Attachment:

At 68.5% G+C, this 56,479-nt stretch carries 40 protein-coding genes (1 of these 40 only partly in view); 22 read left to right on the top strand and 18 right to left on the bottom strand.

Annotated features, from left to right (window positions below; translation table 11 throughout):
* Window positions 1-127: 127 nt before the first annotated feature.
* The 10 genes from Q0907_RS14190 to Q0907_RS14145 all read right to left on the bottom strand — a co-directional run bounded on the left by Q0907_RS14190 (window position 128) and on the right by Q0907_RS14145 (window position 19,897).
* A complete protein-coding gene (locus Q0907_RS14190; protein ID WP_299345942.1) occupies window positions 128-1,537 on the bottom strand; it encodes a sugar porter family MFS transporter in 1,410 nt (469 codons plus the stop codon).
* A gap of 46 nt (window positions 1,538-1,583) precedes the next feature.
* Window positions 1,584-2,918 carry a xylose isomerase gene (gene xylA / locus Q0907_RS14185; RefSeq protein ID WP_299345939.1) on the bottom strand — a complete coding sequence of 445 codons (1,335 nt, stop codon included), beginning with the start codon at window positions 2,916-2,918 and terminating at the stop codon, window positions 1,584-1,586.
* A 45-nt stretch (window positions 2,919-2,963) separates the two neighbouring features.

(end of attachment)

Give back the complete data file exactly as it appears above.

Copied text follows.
At 68.5% G+C, this 56,479-nt stretch carries 40 protein-coding genes (1 of these 40 only partly in view); 22 read left to right on the top strand and 18 right to left on the bottom strand.

Annotated features, from left to right (window positions below; translation table 11 throughout):
* Window positions 1-127: 127 nt before the first annotated feature.
* The 10 genes from Q0907_RS14190 to Q0907_RS14145 all read right to left on the bottom strand — a co-directional run bounded on the left by Q0907_RS14190 (window position 128) and on the right by Q0907_RS14145 (window position 19,897).
* A complete protein-coding gene (locus Q0907_RS14190; protein ID WP_299345942.1) occupies window positions 128-1,537 on the bottom strand; it encodes a sugar porter family MFS transporter in 1,410 nt (469 codons plus the stop codon).
* A gap of 46 nt (window positions 1,538-1,583) precedes the next feature.
* Window positions 1,584-2,918 carry a xylose isomerase gene (gene xylA / locus Q0907_RS14185; RefSeq protein ID WP_299345939.1) on the bottom strand — a complete coding sequence of 445 codons (1,335 nt, stop codon included), beginning with the start codon at window positions 2,916-2,918 and terminating at the stop codon, window positions 1,584-1,586.
* A 45-nt stretch (window positions 2,919-2,963) separates the two neighbouring features.